Judging a Literary Award

The Reader Views Blog has an article by Sheri Hoyte, Managing Editor, regarding the process of scoring titles for the Reader Views Reviewers Choice Literary Awards.  Sheri Hoyte’s website says that she is an aspiring children’s picture book author.  “I worked in the corporate world for over thirty years, honing my business and professional writing skills until 2012, when my passion for stories called me home to Reader Views an online publicity company for authors. Over the next couple of years I read and reviewed books for Reader Views, becoming the editor and social media manager in 2014. I am now one of the managing editors.”

Sheri Hoyte

In the blog she says: “So what do judges look for when scoring a literary awards title? Much like reading with a writer’s hat on, reading with a judge’s hat takes a different focus. Following are the guidelines I use when judging a literary awards title:

·         Content.  Does the author’s voice convey a distinct and consistent style throughout?  Does the flow of the book draw the reader in at an appropriate pace?  Does the reader have a clear understanding of who the characters are in the story?

·         Presentation and Design.  There is nothing more distracting to a great story than editing and proofreading errors.  This is the easiest thing to fix or prevent in the first place.  I can tell within the first few pages whether or not a professional editor has been used.  An occasional typo won’t make or break the book, but consistent use of poor grammar will cost points in the presentation category.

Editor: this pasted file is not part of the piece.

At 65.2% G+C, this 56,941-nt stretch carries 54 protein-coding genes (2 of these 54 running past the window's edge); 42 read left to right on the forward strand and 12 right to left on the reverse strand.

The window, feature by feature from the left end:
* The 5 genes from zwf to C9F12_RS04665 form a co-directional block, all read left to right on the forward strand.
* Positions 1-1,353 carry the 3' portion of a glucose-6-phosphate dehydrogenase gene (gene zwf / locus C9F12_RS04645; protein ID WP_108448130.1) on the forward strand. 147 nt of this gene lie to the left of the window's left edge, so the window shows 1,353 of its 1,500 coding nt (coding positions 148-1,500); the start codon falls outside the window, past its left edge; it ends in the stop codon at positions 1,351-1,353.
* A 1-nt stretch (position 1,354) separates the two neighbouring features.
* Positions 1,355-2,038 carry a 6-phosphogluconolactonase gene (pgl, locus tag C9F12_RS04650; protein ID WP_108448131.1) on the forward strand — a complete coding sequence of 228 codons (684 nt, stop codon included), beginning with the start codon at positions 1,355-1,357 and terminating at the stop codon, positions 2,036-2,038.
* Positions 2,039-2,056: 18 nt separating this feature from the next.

·         Production Quality.   Is the cover attractive and appropriate for the genre and the story?  Yes, I know the cliché, but a dull and drab cover, or a noisy cover with hidden titles and too much information can be a turn off.  Does the binding fall apart when opening the book?  Is the paper quality adequate or just so-so?  I have a hard time concentrating on a story when the book I’m reading is falling apart or the pages are tearing because the paper is so thin.

·         Innovation.  To stand out in any genre, innovation is the key.  Is the subject matter original?  Does the author bring a fresh voice to the genre?   Are writing elements being used in interesting and creative ways?

·          Social Relevance and Enjoyment.  For fiction books: Is the book impactful on the community of the genre?  Is it reflective of important social issues? Is it highly entertaining and completely engrossing?  Would I re-read this book?  Was I left wanting more?

·         Resourcefulness.   For self-help, business, how-to, etc. type of books: Is the book easy to follow, clear and concise? Are credible sources noted? Does the author have credibility in the subject matter?

When I read a book, whether for pure enjoyment, to learn a new skill, expand my knowledge, or for a literary contest, I want to feel a connection to that book.  Fiction or non-fiction, humorous or biographical, when I’ve finished a book and it lingers in my mind for days – that is the sign of greatness.

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